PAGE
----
Stocks rally the most since March as momentum rises
Surge powered by tech; financial and health care also perform well
Technology companies powered a broad rally for stocks on Wall Street on Thursday, lifting the S&P 500 to its biggest gain since March.
The benchmark index rose 1.7% a day after breaking a three-day losing streak. The Dow Jones Industrial Average rose 1.6% and the tech-heavy Nasdaq climbed 1.7%.
More than 90% of stocks within the S&P 500 gained ground. Apple and Microsoft were among the big gainers in the technology sector, each rising more than 2%.
Financial and health care stocks also did well. JPMorgan Chase rose 1.5%. UnitedHealth Group rose 4.2% after the health insurer raised its profit forecast for the year following a strong third quarter.
The gains came as investors welcomed encouraging quarterly report cards from several companies. This is the first big week for companies reporting their most recent quarterly financial results. Every S&P 500 company that reported earnings so far this week has exceeded Wall Street’s forecasts.
“It’s not surprising that the market has reacted pretty well to that,” said Randy Frederick, vice president of trading & derivatives at Charles Schwab.
The S&P 500 rose 74.46 points to 4,438.26. It’s now on pace for a weekly gain. The Dow climbed 534.75 points to 34,912.56. The Nasdaq added 251.79 points to 14,823.43.
Small company stocks also notched gains. The Russell 2000 index rose 32.21 points, or 1.4%, to 2,274.18.
Investors were also reviewing the latest data on jobs and inflation as they try to gauge the economy’s health and path forward.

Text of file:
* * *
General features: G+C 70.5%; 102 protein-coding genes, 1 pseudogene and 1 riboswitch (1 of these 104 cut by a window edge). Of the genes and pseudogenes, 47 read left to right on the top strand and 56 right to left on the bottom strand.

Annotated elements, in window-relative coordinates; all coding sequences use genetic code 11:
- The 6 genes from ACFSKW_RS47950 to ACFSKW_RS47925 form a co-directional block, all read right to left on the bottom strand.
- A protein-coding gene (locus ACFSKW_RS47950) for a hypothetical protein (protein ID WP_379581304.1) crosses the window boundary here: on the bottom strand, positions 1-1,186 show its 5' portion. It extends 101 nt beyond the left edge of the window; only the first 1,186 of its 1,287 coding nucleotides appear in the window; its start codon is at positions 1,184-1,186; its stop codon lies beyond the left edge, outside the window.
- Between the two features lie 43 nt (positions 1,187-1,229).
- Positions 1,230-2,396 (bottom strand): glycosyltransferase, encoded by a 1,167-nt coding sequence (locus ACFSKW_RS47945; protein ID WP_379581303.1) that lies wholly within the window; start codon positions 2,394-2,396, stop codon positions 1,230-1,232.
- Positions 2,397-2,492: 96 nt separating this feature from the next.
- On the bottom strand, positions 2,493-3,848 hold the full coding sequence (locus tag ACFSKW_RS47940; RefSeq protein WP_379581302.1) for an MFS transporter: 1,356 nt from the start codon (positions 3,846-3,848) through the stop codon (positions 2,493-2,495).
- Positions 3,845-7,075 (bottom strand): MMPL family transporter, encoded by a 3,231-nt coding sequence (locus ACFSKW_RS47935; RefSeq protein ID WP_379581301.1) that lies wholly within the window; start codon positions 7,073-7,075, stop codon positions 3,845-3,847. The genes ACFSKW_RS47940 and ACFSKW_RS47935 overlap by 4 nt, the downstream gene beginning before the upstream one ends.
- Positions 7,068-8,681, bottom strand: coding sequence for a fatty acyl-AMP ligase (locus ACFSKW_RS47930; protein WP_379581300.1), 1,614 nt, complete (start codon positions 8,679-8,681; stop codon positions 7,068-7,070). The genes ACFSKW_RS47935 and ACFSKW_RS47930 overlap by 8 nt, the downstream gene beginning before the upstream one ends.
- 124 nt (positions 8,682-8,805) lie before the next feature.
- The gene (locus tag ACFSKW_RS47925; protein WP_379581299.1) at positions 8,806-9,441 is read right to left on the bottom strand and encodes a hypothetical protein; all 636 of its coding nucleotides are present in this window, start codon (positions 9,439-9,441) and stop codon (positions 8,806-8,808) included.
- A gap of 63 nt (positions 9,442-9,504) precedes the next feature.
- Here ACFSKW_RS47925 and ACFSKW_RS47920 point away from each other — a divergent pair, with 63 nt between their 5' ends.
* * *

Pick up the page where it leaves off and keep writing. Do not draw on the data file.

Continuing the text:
The Labor Department said the number of Americans applying for unemployment benefits last week fell to its lowest level since the pandemic began. It’s a positive sign for a job market that is still trying to recover from the initial hit from the pandemic 18 months ago. A surge of cases over the summer stunted the recovery.
The latest report on inflation showed that businesses continue to face pressure from rising costs. The Labor Department said inflation at the wholesale level rose 8.6% in September compared to a year ago, the largest advance since the 12-month change was first calculated in 2010.
The report came a day after the government said inflation at the consumer level rose 5.4% in September from a year ago, matching the highest rate since 2008.
The market largely took the inflation reports in stride, which suggests investors may be feeling more at ease since the Federal Reserve has signaled it may begin to taper the unprecedented financial support it has been giving the economy since the early days of the pandemic and eventually begin raising its benchmark interest rate in order to combat rising inflation. Bond yields edged lower.
The yield on the 10-year Treasury fell to 1.52% from 1.55% late Wednesday.
Gold for December delivery rose $3.20 to $1,797.90 an ounce. Silver for December delivery rose 31 cents to $23.48 an ounce, and December copper rose 11 cents to $4.63 a pound.
The dollar rose to 113.66 Japanese yen from 113.35 yen. The euro rose to $1.1598 from $1.1589.